For the sake of comparison: The efficiency benchmark is quite different in large elections. As , a limit equilibrium in a large election is efficient if it is true that for all alternatives X and states of nature x (n is the mean of random variable N). That implies that a limit equilibrium with as is only efficient if the correct alternative is chosen with probability 1 in each state of nature (e.g., Goertz and Maniquet ). In the literature, this definition is sometimes referred to as “full-information equivalence” because it requires the outcome of the election to be the same as it would be if all private signals were public information. For a large election, the law of large numbers implies that the state of nature can be inferred if all signals are publicly observable.
In most models of two-alternative elections, the number of voters is assumed to be odd. If it is even, then pivotal events are different from ties.
In this type of a voting game, it is always an equilibrium for all types to vote for the same alternative. Those are typically called unresponsive equilibria. The algorithm finds these as well. However, they are not particularly useful as predictions for experimental data because subjects never appear to use these types of strategies.
When type a considers voting for her type, pivotal probabilities were the same in treatments 2 and 3 because type distributions are the same in both treatments. Pivotal probabilities depend on the probabilities with which a random voter votes for a certain alternative, which are equal to type distributions when voters vote for their types.
Ethics approval was obtained from the Research Ethics Boards at the University of Guelph and the University of Saskatchewan, Saskatoon.
The data can be found as supplementary material.
Nine out of nine successes, , with the null of prob . Similar binomial tests were performed in other cases, unless otherwise stated.
Despite qualitative support for comparative statics, the results differ systematically from theoretical point predictions. In treatments 2 and 3, type a’s probability of voting for A, B, and C are different from the equilibrium mixed strategy (p-value < 0.002, except for B in treatment 3).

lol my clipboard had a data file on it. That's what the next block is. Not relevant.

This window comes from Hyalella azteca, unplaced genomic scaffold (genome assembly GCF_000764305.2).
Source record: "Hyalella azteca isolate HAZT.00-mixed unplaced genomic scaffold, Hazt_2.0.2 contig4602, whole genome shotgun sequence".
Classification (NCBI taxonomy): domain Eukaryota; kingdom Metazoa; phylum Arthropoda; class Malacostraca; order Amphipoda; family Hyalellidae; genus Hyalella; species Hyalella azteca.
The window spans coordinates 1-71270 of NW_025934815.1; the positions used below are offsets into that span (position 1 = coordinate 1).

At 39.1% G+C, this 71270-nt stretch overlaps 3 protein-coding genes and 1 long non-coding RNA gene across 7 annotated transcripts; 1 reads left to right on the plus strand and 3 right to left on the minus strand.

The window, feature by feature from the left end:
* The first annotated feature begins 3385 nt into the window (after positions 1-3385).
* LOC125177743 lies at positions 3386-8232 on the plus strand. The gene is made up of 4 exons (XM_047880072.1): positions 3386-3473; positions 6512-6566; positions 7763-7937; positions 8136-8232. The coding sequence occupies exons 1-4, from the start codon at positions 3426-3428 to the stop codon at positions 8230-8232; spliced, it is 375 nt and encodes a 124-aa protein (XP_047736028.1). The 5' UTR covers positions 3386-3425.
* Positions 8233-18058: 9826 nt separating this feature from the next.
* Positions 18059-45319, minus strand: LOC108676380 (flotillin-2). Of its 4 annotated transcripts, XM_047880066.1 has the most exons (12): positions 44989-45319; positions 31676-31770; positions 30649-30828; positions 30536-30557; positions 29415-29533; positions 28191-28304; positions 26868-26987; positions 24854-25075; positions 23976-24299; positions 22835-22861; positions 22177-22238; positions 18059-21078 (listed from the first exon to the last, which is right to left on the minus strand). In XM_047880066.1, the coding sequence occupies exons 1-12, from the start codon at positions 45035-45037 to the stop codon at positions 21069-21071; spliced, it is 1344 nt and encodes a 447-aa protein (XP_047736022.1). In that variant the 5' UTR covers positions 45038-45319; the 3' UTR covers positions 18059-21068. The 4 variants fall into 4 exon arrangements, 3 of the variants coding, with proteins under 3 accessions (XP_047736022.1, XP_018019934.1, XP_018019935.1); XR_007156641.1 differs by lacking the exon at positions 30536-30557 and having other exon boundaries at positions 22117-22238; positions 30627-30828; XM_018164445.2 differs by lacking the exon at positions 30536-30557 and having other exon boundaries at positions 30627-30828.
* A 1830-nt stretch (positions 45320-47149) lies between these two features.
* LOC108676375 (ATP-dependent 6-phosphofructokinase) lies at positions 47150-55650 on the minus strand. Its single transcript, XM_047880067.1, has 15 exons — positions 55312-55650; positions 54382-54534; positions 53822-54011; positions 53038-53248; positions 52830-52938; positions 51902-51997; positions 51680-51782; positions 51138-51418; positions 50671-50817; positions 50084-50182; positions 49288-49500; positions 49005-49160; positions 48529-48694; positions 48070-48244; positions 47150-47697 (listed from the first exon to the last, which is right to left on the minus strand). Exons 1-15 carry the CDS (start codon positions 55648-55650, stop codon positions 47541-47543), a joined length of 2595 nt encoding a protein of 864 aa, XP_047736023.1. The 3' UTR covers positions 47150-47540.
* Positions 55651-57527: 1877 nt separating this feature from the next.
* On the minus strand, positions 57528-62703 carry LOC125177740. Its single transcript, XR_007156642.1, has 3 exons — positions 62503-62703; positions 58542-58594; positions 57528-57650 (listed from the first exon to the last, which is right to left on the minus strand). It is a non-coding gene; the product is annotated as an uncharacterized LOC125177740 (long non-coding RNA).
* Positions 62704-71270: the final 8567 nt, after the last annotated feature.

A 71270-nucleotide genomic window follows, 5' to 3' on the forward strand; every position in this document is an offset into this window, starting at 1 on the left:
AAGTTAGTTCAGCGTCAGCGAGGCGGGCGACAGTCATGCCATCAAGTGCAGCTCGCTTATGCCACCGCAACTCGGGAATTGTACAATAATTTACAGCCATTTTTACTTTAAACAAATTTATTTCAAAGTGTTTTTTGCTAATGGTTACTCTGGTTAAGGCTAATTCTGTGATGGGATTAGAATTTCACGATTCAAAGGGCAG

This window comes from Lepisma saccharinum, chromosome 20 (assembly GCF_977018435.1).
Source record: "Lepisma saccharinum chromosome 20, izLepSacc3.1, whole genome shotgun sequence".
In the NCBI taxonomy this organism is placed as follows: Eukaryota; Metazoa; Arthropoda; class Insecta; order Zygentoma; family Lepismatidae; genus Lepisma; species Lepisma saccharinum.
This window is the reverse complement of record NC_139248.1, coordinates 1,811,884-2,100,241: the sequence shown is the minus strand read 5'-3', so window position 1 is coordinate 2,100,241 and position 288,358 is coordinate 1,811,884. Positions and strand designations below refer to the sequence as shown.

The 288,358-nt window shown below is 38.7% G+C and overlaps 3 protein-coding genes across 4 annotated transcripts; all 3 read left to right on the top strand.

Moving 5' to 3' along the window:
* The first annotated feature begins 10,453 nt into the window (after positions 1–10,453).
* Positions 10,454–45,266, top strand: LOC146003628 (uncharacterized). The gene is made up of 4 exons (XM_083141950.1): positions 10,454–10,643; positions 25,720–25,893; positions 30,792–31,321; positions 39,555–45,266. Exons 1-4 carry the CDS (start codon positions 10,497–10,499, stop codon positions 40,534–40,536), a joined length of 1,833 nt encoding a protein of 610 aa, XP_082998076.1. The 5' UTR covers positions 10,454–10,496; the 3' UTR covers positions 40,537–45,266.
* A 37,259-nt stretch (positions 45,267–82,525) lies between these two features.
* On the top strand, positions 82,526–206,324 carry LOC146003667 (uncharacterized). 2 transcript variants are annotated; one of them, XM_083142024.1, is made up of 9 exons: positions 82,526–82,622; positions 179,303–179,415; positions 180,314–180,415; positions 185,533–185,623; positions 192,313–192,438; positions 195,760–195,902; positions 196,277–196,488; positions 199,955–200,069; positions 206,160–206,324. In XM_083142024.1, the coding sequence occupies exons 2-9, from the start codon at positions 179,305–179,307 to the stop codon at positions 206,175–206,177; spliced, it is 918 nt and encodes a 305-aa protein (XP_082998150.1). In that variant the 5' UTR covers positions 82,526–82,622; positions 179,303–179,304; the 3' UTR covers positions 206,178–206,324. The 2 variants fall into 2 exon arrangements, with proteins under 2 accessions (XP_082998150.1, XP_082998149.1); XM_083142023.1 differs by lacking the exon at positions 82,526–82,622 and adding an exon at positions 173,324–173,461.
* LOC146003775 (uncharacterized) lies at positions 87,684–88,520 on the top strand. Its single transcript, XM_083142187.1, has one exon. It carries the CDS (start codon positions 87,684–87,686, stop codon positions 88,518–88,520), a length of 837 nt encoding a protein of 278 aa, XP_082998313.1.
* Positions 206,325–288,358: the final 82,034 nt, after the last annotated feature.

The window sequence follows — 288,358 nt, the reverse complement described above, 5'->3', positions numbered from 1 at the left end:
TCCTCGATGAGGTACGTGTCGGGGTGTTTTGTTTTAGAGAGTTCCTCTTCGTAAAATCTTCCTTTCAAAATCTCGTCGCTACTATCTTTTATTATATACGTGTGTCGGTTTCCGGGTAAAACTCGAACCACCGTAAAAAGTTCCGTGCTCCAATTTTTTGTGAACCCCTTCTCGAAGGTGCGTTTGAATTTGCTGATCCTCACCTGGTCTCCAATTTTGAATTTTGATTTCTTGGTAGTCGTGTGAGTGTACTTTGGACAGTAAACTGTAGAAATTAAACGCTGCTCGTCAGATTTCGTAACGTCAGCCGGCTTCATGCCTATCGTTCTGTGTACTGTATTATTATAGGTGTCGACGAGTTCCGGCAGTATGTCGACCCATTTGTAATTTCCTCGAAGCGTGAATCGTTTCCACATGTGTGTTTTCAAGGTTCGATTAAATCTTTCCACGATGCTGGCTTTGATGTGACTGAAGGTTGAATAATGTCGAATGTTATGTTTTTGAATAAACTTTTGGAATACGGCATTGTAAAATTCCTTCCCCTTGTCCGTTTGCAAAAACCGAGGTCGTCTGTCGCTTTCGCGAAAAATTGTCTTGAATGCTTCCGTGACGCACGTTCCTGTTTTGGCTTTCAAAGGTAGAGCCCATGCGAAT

In binomial tests of comparison to benchmarks, we used session-level benchmark values rather than the overall benchmark averages reported in Table 6.
Although, even solving for may not be straightforward because the first order condition of is a polynomial of order which does not have a general solution for every N and may not even have a real root.
Table 1. Treatment design: priors and type Distributions.
|Treatment||State||Priors||Type Distributions||Posteriors by Type|
Table 2. Predicted strategies by type: **analytical, ***numerical.
|Treatment||Type||Prob. Voting for|
Table 3. Basic statistics.
|Session||Order||Posteriors||Avg. Earnings||Subjects||No. of Committees per Period|
Table 4. Frequencies of informative/naive voting by type and treatment.
|Order of Play||a||b||c||a||b||c||a||b||c|
Table 5. Observed frequencies of voting by type (equilibrium predictions in brackets).
Table 6. Efficiency.
|8 (no post.)||1–2–3||0.975||0.7||0.875|
|9 (no post.)||1–2–3||0.975||0.775||0.7|
|Single Decision Maker||0.9||0.6375||0.62|
Table 7. Efficiency by state compared to benchmarks.
Table 8. Informative/naive voting of type a.
|No Post.- Post.||−0.041||0.024||−0.096|
Table 9. Treatment and information (posting posteriors) effects on voting of type a.
|Vote A||Vote A||Vote B||Vote B||Vote C||Vote C|
|TREAT1 x NOINFO||−1.2132||0.9496||1.2604|
|TREAT2 x NOINFO||−0.0132||−0.1348||0.0089|
|TREAT3 x NOINFO||−0.4877||−0.1753||0.7243|
|TREAT1 x INFO||1.2132||−0.9496||−1.2604|
|TREAT2 x INFO||0.0132||0.1348||−0.0089|
|TREAT3 x INFO||0.4877||0.1753||−0.7243|
Standard errors in brackets. * , ** , *** .
Table 10. Efficiency.
|No Post.- Post.||−0.018||−0.055||0.068|
Table 11. Treatment and information effects (posting posteriors) on efficiency.
|Efficient Outcome||Efficient Outcome||Efficient Outcome||Efficient Outcome|
|TREAT1 x NOINFO||−1.3436||−1.3436|
|TREAT2 x NOINFO||−0.3154||−0.3154|
|TREAT3 x NOINFO||0.3626||0.3626|
|TREAT1 x INFO||1.3436||1.3436|
|TREAT2 x INFO||0.3154||0.3154|
|TREAT3 x INFO||−0.3626||−0.3626|
Standard errors in brackets. * , ** , *** .